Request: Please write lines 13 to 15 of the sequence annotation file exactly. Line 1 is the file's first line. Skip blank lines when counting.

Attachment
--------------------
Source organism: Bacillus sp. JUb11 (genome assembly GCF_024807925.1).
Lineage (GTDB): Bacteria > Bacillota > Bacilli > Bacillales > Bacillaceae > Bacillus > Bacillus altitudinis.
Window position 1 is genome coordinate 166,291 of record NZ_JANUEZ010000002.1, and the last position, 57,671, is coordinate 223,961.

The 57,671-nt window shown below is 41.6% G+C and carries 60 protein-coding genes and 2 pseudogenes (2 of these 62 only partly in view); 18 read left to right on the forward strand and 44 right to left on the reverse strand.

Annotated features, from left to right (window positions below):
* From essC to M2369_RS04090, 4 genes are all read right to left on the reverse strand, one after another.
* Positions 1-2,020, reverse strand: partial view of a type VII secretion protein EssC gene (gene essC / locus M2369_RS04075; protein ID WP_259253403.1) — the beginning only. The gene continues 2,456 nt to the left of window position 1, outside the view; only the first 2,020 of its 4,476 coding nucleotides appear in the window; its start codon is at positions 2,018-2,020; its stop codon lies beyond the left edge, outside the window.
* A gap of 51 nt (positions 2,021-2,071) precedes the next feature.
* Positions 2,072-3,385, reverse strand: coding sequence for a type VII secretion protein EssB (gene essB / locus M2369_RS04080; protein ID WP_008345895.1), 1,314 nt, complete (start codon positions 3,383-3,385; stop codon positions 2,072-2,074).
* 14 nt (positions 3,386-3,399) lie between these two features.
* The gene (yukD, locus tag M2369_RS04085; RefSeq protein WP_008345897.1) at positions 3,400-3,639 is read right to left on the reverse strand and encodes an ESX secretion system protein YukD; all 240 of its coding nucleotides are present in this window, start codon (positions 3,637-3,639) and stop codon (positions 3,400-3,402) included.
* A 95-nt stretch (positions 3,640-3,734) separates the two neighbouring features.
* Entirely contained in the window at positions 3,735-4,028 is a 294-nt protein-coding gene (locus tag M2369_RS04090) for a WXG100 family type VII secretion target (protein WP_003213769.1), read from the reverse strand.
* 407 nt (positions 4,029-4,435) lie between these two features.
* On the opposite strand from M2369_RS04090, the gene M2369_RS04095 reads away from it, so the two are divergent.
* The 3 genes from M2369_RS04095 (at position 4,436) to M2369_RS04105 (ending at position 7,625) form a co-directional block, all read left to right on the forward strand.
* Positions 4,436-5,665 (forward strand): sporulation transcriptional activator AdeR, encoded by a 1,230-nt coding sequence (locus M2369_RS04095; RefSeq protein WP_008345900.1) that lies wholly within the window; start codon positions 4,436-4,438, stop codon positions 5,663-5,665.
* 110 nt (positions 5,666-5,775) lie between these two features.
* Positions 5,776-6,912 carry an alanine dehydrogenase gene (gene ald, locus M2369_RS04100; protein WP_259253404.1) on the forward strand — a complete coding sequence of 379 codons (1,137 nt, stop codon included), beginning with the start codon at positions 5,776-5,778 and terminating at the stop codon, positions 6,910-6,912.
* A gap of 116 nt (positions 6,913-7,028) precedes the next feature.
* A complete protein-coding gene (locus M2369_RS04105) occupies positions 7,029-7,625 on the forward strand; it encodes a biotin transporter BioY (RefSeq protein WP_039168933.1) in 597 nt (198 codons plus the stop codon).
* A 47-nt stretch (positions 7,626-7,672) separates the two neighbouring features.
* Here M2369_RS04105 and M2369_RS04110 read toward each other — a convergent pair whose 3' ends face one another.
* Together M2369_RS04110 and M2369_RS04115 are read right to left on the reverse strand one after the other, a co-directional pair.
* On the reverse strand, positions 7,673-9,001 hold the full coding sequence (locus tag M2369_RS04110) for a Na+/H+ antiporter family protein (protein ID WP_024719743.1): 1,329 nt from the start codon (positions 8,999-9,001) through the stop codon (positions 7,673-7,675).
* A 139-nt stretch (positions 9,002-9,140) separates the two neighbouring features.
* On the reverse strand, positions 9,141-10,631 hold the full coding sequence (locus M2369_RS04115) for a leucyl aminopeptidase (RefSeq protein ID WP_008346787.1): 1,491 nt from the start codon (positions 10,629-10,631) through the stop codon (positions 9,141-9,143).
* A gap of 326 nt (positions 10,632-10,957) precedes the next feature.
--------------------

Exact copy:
* Entirely contained in the window at positions 3,735-4,028 is a 294-nt protein-coding gene (locus tag M2369_RS04090) for a WXG100 family type VII secretion target (protein WP_003213769.1), read from the reverse strand.
* 407 nt (positions 4,029-4,435) lie between these two features.
* On the opposite strand from M2369_RS04090, the gene M2369_RS04095 reads away from it, so the two are divergent.